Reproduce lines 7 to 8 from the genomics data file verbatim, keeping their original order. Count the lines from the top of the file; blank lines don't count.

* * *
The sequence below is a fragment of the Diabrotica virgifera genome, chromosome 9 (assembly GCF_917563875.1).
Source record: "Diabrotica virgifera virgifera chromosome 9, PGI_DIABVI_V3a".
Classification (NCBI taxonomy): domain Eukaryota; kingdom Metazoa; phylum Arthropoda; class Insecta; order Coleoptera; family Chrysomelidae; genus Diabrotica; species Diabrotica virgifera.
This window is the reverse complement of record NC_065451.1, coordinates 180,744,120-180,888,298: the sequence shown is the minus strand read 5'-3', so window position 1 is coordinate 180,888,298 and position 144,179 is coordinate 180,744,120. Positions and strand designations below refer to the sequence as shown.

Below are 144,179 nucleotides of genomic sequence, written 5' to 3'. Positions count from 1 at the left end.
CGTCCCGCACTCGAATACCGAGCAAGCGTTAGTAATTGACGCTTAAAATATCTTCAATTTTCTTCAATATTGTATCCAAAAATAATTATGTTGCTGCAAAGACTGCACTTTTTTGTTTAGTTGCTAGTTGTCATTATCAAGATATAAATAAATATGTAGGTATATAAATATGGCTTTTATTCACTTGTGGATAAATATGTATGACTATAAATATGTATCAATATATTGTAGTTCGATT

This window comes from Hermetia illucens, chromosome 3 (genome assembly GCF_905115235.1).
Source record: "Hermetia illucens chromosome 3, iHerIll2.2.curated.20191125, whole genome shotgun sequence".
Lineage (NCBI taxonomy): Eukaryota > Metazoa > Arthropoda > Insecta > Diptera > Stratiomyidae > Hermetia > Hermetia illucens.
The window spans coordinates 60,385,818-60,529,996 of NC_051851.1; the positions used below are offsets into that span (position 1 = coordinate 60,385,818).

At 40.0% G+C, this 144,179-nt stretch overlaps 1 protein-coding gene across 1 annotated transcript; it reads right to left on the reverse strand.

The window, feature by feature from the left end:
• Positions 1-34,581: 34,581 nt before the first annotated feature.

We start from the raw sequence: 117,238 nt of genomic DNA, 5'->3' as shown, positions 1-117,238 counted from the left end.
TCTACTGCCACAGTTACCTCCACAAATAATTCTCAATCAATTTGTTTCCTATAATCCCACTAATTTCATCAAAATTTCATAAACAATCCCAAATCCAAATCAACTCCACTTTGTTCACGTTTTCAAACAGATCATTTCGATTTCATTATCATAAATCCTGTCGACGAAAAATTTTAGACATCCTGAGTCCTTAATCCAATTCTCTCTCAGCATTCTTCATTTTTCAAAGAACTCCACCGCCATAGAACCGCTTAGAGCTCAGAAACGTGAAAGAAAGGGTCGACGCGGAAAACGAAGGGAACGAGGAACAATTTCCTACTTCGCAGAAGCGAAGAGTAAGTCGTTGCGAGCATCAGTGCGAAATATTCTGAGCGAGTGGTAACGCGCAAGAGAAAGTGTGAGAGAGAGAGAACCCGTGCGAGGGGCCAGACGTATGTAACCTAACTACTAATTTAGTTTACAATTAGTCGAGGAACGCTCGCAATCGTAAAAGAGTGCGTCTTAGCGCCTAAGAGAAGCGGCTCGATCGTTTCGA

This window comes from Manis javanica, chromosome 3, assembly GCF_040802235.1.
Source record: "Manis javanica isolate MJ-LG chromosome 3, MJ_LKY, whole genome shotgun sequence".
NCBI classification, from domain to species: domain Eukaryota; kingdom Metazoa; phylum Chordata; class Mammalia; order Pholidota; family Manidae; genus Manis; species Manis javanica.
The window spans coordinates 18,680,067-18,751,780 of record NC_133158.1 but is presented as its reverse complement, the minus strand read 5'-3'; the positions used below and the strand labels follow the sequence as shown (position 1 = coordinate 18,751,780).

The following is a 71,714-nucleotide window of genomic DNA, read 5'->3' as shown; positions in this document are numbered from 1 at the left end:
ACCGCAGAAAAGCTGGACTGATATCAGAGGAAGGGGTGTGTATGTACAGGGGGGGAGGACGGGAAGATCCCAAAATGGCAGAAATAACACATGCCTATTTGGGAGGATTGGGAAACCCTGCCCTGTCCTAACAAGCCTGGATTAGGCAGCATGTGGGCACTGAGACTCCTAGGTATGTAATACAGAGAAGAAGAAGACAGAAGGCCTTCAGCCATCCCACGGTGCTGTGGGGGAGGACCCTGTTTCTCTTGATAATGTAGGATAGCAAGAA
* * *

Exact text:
This window comes from Hermetia illucens, chromosome 3 (genome assembly GCF_905115235.1).
Source record: "Hermetia illucens chromosome 3, iHerIll2.2.curated.20191125, whole genome shotgun sequence".